LOS ANGELES—With the launch of Rooomr, travelers can now book eclectic and boutique properties around the world, all set against a backdrop of arts and culture events. What’s more, with the motto “Book a Room Change a Life,” Rooomr donates 5 percent of their gross revenues to at-risk youth each time a room is booked. Rooomr guarantees price parity with other sites, and passes none of the donation costs on to the consumer.
In beta launch now, Rooomr’s focus is squarely on individualistic millennials, a diverse group historically ignored by the one-size-fits-all travel establishment. Rooomr pairs curated hotels around the world with arts and culture festivals of particular interest to millennials: music festivals like Coachella and Winter Music Conference; film festivals like Sundance, Toronto, Cannes and Berlin; fashion weeks in London, Paris and New York; as well as volunteer and eco-treks.
Rooomr also places a premium on tailored content, both in terms of editorial and imagery. The site features travel-related interviews with well known “creative and social revolutionaries,” original hotel write-ups, and peer-sourced Instagram feeds of the featured hotels. Founders David Andreone and Alex Carlton believe Rooomr possesses the one thing that virtually all other travel sites lack: authenticity.
“Of course our users care about price and amenities, but they also care about the culture of the hotel: the vibe, the neighborhood, the access it may or may not have to the right restaurants, shops, venues and cultural institutions, so we’re building that context gradually into the site,” said Carlton, who spent the last 12 years marketing his all-natural beverage company, Funkin, to a similar audience. Nuance isn’t lost on millennials.”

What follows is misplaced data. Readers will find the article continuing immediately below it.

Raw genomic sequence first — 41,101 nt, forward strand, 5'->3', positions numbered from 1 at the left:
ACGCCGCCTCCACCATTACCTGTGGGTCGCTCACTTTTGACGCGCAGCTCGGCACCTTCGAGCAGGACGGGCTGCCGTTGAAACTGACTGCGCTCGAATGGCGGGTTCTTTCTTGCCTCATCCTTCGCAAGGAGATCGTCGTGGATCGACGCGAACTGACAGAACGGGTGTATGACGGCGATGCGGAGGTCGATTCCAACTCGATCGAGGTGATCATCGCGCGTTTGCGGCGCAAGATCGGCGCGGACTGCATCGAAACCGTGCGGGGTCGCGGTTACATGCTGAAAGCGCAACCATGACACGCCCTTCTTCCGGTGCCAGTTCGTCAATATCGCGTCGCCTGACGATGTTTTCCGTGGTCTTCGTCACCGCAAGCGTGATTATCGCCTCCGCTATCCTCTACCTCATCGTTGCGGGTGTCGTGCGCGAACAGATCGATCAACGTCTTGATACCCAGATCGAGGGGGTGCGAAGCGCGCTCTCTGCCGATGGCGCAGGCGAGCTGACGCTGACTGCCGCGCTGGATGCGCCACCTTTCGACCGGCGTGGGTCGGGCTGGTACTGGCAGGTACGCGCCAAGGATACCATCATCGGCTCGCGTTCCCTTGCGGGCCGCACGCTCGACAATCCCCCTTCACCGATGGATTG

Greater Than Usual Donation
Besides authenticity, another word important to Andreone and Carlton is social: social good, in this case. Unabashedly influenced by Screw Business As Usual, Richard Branson’s recent book, finding an industry sufficiently robust to support a double bottom line enterprise was Andreone’s goal. And the online travel space is just that robust. Taking the double bottom line concept even a step further, Rooomr went beyond the usual percentage donation, which is often based on profits, and instead has allocated 5 percent of gross revenues to youth causes. Carlton explains, “Most companies give from their bottom line—their profit—which in many cases is non- existent. Our model of giving ensures that with every room booked by our customers, there is a one-for-one correlation to changing lives.”
Specifically, Rooomr is partnering with The RE*Generation, Virgin Mobile USA’s charitable initiative tackling youth homelessness, run by Virgin Unite, the nonprofit foundation of the Virgin Group, which focuses on “empowering a generation to help its own.”
“For an industry as huge as the travel industry, we were shocked at how little corporate social responsibility exists,” said Andreone, an ex-A&R executive from Columbia Records and Warner/Chappell Music. “We saw the opportunity to create a business that not only made a lot of money, but also gave away a lot of money.”
While Andreone and Carlton are based in Los Angeles, managing director Benjamin Hay runs Rooomr’s European operations. A London native, Hay practiced law in the United Kingdom for a number of years, and with a Crown appointment, worked on cases of public importance such as the Inquiry into the London bombings of July 2005. Hay said, “There’s a growing and influential trend amongst consumers, particularly millennials, of making social choices about their spending. David, Alex and I are passionate about using business to solve social problems, such as youth homelessness, and believe that the online travel space is a powerful platform to achieve that.”
Go to Rooomr.